...is justice denied, as any lawyer worth his salt will be able to tell you. Let me know what you think of this all-too-typical scenario, plucked from the mire of cases sloshing about within the OBM.
For those unfamiliar with "the OBM", it's not an oblique reference to a recently elected chap from across the pond, it's the Optimum Business Model -- see further down this page for a full explanation.
This case involved harassment of a partner, phone calls, unwanted visits, etc., etc., so was classed as occurring in a domestic context. Such matters are referred to as "DV" cases, short for "domestic violence", even where physical violence is entirely absent.
Mrs called the police, Mr was arrested, and held by the police overnight, to be produced before a bench. He was remanded in custody on his first appearance the following morning. So far, so utterly typical.
A week later he was bailed. Six days after that, a case management hearing (CMH) was held, and no primary disclosure had taken place -- staffing issues mean there simply aren't enough lawyers to go round the cases. A week later a pre-trial review was held, primary disclosure was served, and the following day his bail conditions were varied. 12 days after that, the first trial listing rolled around.
She turned up, which is relatively unusual in and of itself, and the matter was adjourned, as court time being hard-pressed, and there were further disclosure issues to resolve before beginning the trial.
Six weeks after the first go at a trial, a second pre-trial review was held, and the CPS file didn't turn up. The following day it did, and a date was set for trial. 19 days after the third pre-trial review, the fourth pre-trial review was held. Still with me?
This date was set one week before the trial, to ensure that everything was done. I had the pleasure of opening this file on the eve of pre-trial review number 4, and finding that not one jot or iota of work had been done.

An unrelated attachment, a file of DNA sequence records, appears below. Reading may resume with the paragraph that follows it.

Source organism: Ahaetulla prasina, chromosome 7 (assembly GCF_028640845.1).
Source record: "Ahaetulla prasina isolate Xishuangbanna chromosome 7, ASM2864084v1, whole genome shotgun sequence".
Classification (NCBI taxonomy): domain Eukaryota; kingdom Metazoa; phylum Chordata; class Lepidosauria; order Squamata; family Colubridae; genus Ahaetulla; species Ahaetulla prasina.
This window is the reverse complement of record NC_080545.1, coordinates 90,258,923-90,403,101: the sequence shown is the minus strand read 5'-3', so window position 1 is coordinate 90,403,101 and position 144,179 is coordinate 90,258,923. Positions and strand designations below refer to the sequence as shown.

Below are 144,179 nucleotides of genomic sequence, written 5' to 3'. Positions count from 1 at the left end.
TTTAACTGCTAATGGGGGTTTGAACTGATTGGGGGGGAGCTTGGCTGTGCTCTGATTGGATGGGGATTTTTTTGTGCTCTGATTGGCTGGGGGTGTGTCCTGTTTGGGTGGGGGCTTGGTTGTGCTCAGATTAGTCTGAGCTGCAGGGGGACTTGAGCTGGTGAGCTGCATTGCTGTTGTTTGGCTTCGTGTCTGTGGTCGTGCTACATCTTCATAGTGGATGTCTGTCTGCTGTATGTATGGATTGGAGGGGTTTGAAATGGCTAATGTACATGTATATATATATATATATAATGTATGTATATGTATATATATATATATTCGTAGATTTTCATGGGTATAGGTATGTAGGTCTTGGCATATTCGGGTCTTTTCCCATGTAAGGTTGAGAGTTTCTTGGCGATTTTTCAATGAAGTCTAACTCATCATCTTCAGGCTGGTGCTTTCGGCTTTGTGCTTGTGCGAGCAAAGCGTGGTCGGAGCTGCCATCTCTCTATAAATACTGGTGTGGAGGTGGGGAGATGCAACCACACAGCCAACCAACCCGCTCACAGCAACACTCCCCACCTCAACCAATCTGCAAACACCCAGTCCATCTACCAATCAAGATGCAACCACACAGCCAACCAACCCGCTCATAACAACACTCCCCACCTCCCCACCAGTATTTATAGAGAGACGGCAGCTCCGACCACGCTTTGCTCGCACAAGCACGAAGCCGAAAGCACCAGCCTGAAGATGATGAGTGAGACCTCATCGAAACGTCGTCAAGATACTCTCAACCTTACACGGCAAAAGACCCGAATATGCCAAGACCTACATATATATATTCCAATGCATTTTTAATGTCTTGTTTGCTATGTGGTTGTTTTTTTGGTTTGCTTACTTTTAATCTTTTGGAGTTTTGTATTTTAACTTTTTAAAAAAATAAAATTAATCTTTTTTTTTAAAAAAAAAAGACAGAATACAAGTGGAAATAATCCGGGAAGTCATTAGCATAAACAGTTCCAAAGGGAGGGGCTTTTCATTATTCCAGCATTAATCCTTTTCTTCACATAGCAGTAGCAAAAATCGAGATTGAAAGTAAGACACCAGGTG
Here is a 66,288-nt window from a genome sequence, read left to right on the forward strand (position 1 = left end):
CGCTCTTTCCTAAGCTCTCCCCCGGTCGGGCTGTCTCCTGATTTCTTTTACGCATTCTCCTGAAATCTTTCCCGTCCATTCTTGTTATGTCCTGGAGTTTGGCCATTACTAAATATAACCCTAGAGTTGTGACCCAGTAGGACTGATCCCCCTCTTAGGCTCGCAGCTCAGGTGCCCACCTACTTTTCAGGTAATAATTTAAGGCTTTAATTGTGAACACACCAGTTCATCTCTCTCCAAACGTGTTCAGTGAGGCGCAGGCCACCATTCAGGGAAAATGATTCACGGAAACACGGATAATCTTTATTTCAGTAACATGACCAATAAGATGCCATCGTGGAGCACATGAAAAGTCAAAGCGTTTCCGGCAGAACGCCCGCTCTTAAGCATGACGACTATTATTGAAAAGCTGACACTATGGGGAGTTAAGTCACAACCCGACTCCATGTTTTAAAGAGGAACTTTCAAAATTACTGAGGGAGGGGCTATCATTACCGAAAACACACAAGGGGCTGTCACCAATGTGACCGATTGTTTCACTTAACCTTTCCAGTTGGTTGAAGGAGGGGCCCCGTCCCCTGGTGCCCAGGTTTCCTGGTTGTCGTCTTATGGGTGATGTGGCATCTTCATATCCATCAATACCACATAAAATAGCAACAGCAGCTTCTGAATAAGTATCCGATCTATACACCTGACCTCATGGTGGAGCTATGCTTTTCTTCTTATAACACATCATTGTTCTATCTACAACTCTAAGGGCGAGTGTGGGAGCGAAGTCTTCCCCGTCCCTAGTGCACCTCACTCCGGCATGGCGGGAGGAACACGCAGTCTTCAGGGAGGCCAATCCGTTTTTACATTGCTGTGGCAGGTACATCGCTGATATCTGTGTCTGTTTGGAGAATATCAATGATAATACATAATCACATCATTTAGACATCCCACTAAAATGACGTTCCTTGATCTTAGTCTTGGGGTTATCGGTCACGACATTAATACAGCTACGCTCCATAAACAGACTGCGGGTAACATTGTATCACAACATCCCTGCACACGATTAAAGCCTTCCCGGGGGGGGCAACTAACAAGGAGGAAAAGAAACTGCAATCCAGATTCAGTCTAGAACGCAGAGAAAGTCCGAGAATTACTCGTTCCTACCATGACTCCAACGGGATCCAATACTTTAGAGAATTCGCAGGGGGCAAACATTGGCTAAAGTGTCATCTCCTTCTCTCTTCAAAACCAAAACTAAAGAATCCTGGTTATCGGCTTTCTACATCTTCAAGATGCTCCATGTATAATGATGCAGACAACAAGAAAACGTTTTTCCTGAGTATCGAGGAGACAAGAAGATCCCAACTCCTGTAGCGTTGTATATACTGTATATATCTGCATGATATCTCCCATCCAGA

I spent the better part of a day lashing the case into order as best I could, served almost a dozen statements, expert reports in relation to mobile telephones, medical reports and photographs, as well as a bad character application. Of course, I wasn't going to be presenting the case in court, so I drafted a note to try and summarise the four-inch-thick bundle as best I could.
So, if you were defending him, what do you do? Is it fair to try a defendant with so much evidence served only a week before a trial? How impressed is the complainant going to be with the progress of this matter? How impressed is the bench going to be, for that matter? First appearance to second attempt at trial; 102 days, give or take some atrocious mental arithmetic.
I wish this was an isolated case, but the truth is that I am often instructed to apply for an adjournment in order to rectify some abject failure to serve a particular item, usually in the face of weary disbelief from the bench, and in the face of a correspondence file bulging with written requests for said item from the defence.
Unfortunately, "More Lawyers!" has never been a vote-winning slogan, and so we will continue to be cut, rationalised, consolidated, and streamlined until the whole thing collapses about our ears.